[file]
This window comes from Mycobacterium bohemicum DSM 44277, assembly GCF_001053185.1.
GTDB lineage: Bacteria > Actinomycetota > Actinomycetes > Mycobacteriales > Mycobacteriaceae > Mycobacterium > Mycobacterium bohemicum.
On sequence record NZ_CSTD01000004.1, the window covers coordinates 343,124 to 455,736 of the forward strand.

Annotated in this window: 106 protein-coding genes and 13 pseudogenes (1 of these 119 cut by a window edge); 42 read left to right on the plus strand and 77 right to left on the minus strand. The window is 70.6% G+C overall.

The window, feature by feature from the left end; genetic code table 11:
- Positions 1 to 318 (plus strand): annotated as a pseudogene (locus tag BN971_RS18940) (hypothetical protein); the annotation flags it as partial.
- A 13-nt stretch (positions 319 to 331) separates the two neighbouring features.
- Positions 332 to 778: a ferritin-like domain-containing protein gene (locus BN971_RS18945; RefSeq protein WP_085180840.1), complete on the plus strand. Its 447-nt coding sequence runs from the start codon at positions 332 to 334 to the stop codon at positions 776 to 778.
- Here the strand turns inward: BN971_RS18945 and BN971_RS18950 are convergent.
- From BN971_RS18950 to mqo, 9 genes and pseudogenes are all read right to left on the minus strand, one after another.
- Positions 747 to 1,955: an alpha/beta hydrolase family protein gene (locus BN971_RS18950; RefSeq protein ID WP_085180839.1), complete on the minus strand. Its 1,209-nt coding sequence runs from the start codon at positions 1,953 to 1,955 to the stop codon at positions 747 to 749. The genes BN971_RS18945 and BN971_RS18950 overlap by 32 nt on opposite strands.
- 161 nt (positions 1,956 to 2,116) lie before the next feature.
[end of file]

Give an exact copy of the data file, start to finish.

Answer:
This window comes from Mycobacterium bohemicum DSM 44277, assembly GCF_001053185.1.
GTDB lineage: Bacteria > Actinomycetota > Actinomycetes > Mycobacteriales > Mycobacteriaceae > Mycobacterium > Mycobacterium bohemicum.
On sequence record NZ_CSTD01000004.1, the window covers coordinates 343,124 to 455,736 of the forward strand.

Annotated in this window: 106 protein-coding genes and 13 pseudogenes (1 of these 119 cut by a window edge); 42 read left to right on the plus strand and 77 right to left on the minus strand. The window is 70.6% G+C overall.

The window, feature by feature from the left end; genetic code table 11:
- Positions 1 to 318 (plus strand): annotated as a pseudogene (locus tag BN971_RS18940) (hypothetical protein); the annotation flags it as partial.
- A 13-nt stretch (positions 319 to 331) separates the two neighbouring features.
- Positions 332 to 778: a ferritin-like domain-containing protein gene (locus BN971_RS18945; RefSeq protein WP_085180840.1), complete on the plus strand. Its 447-nt coding sequence runs from the start codon at positions 332 to 334 to the stop codon at positions 776 to 778.
- Here the strand turns inward: BN971_RS18945 and BN971_RS18950 are convergent.
- From BN971_RS18950 to mqo, 9 genes and pseudogenes are all read right to left on the minus strand, one after another.
- Positions 747 to 1,955: an alpha/beta hydrolase family protein gene (locus BN971_RS18950; RefSeq protein ID WP_085180839.1), complete on the minus strand. Its 1,209-nt coding sequence runs from the start codon at positions 1,953 to 1,955 to the stop codon at positions 747 to 749. The genes BN971_RS18945 and BN971_RS18950 overlap by 32 nt on opposite strands.
- 161 nt (positions 1,956 to 2,116) lie before the next feature.